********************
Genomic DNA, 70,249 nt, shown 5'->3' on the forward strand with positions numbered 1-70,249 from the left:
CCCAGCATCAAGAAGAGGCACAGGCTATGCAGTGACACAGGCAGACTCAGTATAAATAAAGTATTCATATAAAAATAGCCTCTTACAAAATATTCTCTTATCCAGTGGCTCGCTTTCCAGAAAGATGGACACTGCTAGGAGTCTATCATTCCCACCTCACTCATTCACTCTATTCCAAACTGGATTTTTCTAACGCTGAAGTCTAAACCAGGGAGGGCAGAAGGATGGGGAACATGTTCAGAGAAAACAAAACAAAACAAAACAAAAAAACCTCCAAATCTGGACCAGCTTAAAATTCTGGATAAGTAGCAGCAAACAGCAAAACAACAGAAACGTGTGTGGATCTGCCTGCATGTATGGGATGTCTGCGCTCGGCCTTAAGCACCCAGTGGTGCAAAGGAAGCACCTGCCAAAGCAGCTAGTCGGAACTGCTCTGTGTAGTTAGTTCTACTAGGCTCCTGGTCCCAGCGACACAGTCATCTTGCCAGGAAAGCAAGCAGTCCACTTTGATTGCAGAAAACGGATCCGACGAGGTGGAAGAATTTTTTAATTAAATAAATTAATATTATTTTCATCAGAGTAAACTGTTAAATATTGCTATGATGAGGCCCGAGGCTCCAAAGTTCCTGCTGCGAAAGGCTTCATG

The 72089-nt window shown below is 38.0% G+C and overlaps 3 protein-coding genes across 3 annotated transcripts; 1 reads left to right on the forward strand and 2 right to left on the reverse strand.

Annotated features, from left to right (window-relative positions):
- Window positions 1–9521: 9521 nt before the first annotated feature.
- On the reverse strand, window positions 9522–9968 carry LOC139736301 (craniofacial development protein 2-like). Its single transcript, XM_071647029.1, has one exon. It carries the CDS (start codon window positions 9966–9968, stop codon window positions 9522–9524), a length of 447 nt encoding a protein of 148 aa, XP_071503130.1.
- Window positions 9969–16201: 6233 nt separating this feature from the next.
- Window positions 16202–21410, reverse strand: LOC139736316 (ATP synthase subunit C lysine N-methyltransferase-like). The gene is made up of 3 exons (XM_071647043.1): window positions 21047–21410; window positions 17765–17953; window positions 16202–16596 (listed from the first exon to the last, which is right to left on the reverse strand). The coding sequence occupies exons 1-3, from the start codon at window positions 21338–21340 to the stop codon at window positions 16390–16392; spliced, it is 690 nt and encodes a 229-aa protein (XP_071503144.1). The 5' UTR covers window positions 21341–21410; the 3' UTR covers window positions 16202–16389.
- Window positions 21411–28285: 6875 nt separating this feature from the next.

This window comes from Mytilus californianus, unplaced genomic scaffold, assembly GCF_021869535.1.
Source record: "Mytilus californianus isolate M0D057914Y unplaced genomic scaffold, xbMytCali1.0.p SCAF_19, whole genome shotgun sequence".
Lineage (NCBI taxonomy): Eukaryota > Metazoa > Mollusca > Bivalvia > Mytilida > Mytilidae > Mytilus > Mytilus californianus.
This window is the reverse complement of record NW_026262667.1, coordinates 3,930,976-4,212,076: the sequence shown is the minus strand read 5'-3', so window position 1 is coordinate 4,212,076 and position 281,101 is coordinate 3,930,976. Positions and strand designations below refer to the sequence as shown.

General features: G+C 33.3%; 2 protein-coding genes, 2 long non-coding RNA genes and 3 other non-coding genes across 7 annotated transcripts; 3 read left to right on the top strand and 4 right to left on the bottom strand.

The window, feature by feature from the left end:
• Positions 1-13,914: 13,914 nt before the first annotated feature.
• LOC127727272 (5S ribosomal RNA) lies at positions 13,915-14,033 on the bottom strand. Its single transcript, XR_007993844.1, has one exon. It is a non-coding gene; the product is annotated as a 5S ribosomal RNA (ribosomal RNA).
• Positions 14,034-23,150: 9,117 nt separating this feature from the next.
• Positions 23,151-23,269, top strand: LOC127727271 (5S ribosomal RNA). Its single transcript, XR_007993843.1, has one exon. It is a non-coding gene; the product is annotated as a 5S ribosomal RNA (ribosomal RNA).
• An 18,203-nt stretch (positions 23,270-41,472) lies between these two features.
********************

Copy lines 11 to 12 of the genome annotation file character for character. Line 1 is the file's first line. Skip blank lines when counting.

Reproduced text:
Source record: "Mytilus californianus isolate M0D057914Y unplaced genomic scaffold, xbMytCali1.0.p SCAF_19, whole genome shotgun sequence".
Lineage (NCBI taxonomy): Eukaryota > Metazoa > Mollusca > Bivalvia > Mytilida > Mytilidae > Mytilus > Mytilus californianus.